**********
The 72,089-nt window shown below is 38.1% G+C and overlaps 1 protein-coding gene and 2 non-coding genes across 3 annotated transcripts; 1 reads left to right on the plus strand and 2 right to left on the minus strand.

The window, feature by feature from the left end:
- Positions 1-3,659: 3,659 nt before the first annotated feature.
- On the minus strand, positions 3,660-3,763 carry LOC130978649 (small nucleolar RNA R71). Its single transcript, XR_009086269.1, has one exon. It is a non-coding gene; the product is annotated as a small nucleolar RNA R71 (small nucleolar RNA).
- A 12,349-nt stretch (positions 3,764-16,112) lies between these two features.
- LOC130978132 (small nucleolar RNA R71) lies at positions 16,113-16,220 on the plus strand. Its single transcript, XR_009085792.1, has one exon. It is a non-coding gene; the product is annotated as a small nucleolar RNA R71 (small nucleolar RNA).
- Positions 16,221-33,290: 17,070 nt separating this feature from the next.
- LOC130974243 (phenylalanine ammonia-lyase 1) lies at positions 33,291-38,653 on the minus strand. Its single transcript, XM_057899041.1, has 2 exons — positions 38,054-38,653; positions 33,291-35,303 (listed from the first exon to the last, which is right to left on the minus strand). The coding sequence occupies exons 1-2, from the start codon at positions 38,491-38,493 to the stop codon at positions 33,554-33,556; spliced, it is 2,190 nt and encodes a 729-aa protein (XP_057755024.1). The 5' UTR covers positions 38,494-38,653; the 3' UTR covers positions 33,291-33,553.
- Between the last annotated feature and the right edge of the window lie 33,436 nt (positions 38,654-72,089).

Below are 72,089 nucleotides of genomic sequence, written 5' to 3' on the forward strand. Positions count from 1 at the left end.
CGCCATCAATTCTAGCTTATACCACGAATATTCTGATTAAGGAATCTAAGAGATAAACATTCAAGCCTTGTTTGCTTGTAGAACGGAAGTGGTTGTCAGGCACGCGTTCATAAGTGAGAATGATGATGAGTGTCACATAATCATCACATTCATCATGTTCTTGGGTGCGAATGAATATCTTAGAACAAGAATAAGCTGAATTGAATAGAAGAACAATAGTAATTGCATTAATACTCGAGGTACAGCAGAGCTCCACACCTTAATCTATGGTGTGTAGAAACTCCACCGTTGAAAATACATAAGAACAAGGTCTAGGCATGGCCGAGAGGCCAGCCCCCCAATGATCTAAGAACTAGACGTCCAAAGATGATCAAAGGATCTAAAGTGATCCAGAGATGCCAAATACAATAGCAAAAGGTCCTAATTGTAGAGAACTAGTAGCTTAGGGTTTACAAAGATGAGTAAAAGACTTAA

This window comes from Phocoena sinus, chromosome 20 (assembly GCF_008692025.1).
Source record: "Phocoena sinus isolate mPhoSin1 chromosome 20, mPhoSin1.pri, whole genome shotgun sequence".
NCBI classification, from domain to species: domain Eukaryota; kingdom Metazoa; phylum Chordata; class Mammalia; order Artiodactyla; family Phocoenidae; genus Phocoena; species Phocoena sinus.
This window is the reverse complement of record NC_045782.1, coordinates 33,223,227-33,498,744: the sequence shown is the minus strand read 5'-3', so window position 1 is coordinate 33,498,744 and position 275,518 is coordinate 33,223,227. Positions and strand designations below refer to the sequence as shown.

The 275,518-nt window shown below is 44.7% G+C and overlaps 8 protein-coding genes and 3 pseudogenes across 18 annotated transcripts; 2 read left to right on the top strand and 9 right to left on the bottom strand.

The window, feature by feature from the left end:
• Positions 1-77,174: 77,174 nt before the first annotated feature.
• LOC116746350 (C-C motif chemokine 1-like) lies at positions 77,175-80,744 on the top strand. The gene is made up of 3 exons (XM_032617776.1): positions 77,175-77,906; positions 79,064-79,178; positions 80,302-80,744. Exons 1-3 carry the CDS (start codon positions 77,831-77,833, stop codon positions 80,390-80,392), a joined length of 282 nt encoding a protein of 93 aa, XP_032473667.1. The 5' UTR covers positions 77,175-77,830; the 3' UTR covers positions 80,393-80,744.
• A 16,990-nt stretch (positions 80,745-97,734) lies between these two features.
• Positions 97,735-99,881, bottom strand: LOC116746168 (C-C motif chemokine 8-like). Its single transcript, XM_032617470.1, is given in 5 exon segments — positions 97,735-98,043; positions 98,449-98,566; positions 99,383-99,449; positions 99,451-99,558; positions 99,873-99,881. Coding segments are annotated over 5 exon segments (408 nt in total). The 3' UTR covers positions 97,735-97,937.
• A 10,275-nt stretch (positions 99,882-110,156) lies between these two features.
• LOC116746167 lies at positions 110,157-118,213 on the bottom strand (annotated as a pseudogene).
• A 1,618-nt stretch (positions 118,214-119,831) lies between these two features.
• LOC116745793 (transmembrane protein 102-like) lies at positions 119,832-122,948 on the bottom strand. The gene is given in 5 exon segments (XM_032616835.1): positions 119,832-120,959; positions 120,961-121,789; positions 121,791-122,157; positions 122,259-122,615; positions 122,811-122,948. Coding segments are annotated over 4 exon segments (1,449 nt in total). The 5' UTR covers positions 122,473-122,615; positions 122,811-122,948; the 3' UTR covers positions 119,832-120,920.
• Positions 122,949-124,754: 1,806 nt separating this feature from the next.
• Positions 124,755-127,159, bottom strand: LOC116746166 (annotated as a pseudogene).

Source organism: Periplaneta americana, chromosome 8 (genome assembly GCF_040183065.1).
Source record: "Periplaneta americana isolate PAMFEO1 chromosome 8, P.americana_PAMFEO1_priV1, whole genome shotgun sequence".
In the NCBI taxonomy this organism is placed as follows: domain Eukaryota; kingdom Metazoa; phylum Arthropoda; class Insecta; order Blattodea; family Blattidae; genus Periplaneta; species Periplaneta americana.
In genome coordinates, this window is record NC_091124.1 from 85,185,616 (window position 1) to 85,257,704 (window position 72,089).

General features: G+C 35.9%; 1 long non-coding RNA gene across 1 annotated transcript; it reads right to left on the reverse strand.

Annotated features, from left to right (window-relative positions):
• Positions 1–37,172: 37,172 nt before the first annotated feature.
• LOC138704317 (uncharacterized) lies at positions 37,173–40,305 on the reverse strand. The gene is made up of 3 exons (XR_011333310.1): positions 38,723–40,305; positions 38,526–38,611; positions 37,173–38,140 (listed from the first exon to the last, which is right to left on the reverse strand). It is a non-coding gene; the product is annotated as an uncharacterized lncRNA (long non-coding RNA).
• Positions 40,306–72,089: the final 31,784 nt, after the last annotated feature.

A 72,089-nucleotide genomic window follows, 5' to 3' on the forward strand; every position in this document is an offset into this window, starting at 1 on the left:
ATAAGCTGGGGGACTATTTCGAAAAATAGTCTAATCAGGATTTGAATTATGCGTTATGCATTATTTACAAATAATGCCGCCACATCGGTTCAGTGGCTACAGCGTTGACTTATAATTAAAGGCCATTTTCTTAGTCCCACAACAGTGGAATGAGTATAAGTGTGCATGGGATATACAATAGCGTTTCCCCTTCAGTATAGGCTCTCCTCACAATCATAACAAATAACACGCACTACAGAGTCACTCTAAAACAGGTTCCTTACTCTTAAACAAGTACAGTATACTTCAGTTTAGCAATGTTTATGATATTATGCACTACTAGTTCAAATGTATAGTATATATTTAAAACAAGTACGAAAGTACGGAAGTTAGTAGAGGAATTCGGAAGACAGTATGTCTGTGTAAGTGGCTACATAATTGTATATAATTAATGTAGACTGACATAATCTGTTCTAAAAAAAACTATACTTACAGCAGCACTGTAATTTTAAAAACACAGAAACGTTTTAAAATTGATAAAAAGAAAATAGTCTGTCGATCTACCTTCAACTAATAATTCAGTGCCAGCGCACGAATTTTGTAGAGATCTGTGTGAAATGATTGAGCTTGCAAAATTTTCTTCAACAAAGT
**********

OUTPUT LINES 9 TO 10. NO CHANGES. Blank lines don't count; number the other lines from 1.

- Between the last annotated feature and the right edge of the window lie 33,436 nt (positions 38,654-72,089).

Below are 72,089 nucleotides of genomic sequence, written 5' to 3' on the forward strand. Positions count from 1 at the left end.